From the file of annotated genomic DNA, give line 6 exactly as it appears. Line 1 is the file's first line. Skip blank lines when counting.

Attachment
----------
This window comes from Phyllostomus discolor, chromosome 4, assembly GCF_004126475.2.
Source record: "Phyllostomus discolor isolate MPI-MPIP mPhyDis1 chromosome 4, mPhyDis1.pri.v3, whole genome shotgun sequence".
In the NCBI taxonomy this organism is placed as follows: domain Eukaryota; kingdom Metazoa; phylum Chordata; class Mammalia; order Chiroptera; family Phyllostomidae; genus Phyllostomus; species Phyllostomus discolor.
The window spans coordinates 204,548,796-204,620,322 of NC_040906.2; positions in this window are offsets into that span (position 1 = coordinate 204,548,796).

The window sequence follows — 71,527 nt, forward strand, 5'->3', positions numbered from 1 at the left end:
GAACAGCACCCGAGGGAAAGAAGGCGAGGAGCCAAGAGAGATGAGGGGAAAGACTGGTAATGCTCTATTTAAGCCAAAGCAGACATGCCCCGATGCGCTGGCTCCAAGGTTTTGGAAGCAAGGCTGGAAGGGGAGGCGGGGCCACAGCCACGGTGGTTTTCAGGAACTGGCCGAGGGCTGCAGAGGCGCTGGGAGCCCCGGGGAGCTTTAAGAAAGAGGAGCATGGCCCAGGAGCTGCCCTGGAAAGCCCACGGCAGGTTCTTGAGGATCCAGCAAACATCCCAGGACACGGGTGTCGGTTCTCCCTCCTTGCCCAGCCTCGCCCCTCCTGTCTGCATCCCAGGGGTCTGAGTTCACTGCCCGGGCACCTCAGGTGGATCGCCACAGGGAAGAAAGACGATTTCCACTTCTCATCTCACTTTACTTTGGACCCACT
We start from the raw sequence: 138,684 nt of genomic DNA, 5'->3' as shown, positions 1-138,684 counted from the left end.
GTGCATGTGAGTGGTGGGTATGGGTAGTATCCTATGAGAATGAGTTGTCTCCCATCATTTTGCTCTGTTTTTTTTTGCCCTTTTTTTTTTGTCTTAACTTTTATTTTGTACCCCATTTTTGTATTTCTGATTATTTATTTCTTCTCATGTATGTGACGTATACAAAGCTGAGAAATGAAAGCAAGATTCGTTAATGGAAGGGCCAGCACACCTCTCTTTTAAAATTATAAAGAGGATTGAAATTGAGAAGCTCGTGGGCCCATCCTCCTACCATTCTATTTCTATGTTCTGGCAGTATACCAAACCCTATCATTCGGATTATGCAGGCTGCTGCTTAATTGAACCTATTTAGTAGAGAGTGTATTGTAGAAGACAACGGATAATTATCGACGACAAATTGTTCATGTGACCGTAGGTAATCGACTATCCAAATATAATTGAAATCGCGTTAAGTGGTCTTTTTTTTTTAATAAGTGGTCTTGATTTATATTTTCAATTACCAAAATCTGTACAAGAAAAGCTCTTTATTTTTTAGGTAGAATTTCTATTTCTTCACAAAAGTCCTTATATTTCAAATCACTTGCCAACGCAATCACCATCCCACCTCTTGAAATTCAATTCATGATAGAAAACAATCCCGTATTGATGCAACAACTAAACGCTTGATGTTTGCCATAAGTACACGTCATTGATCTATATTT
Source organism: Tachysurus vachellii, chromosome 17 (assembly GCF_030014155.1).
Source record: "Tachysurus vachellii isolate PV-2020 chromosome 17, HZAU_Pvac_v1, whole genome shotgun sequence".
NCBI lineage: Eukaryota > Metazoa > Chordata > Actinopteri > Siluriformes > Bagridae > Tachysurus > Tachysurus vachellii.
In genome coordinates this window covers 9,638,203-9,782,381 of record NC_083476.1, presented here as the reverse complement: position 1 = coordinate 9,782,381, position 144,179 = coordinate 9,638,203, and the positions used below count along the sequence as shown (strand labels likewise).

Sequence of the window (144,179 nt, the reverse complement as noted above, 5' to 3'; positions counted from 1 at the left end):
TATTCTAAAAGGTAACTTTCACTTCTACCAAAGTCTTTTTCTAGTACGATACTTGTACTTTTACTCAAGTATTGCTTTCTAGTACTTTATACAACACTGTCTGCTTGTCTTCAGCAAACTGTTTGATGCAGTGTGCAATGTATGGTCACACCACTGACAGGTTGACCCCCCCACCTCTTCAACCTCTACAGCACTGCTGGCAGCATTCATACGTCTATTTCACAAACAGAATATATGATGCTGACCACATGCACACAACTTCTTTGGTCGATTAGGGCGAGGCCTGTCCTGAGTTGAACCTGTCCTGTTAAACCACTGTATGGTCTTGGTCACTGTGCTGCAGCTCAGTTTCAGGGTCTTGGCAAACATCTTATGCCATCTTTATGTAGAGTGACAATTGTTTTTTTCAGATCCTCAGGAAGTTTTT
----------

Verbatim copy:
GAACAGCACCCGAGGGAAAGAAGGCGAGGAGCCAAGAGAGATGAGGGGAAAGACTGGTAATGCTCTATTTAAGCCAAAGCAGACATGCCCCGATGCGCTGGCTCCAAGGTTTTGGAAGCAAGGCTGGAAGGGGAGGCGGGGCCACAGCCACGGTGGTTTTCAGGAACTGGCCGAGGGCTGCAGAGGCGCTGGGAGCCCCGGGGAGCTTTAAGAAAGAGGAGCATGGCCCAGGAGCTGCCCTGGAAAGCCCACGGCAGGTTCTTGAGGATCCAGCAAACATCCCAGGACACGGGTGTCGGTTCTCCCTCCTTGCCCAGCCTCGCCCCTCCTGTCTGCATCCCAGGGGTCTGAGTTCACTGCCCGGGCACCTCAGGTGGATCGCCACAGGGAAGAAAGACGATTTCCACTTCTCATCTCACTTTACTTTGGACCCACT